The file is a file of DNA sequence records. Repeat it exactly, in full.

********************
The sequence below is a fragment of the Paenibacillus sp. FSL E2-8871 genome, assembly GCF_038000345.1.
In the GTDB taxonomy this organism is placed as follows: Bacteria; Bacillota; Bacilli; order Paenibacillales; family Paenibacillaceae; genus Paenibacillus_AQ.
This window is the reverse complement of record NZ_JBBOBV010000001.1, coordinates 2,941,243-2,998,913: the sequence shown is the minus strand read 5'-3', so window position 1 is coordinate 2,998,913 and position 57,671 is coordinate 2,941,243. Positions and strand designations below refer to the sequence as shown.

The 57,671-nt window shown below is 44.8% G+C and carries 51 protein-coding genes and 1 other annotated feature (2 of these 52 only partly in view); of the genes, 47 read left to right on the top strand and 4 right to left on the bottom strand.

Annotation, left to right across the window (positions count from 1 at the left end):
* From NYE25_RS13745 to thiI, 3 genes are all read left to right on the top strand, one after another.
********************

The sequence below is a fragment of the Paenibacillus sp. FSL E2-8871 genome, assembly GCF_038000345.1.
In the GTDB taxonomy this organism is placed as follows: Bacteria; Bacillota; Bacilli; order Paenibacillales; family Paenibacillaceae; genus Paenibacillus_AQ.
This window is the reverse complement of record NZ_JBBOBV010000001.1, coordinates 2,941,243-2,998,913: the sequence shown is the minus strand read 5'-3', so window position 1 is coordinate 2,998,913 and position 57,671 is coordinate 2,941,243. Positions and strand designations below refer to the sequence as shown.

The 57,671-nt window shown below is 44.8% G+C and carries 51 protein-coding genes and 1 other annotated feature (2 of these 52 only partly in view); of the genes, 47 read left to right on the top strand and 4 right to left on the bottom strand.

Annotation, left to right across the window (positions count from 1 at the left end):
* From NYE25_RS13745 to thiI, 3 genes are all read left to right on the top strand, one after another.